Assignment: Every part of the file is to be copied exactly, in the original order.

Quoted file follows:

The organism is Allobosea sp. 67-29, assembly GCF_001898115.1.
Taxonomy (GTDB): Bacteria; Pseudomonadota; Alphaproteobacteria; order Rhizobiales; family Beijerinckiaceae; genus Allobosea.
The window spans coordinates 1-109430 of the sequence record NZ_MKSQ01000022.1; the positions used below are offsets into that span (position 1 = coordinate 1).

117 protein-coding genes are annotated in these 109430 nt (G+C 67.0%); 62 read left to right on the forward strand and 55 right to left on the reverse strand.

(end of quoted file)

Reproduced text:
The organism is Allobosea sp. 67-29, assembly GCF_001898115.1.
Taxonomy (GTDB): Bacteria; Pseudomonadota; Alphaproteobacteria; order Rhizobiales; family Beijerinckiaceae; genus Allobosea.
The window spans coordinates 1-109430 of the sequence record NZ_MKSQ01000022.1; the positions used below are offsets into that span (position 1 = coordinate 1).

117 protein-coding genes are annotated in these 109430 nt (G+C 67.0%); 62 read left to right on the forward strand and 55 right to left on the reverse strand.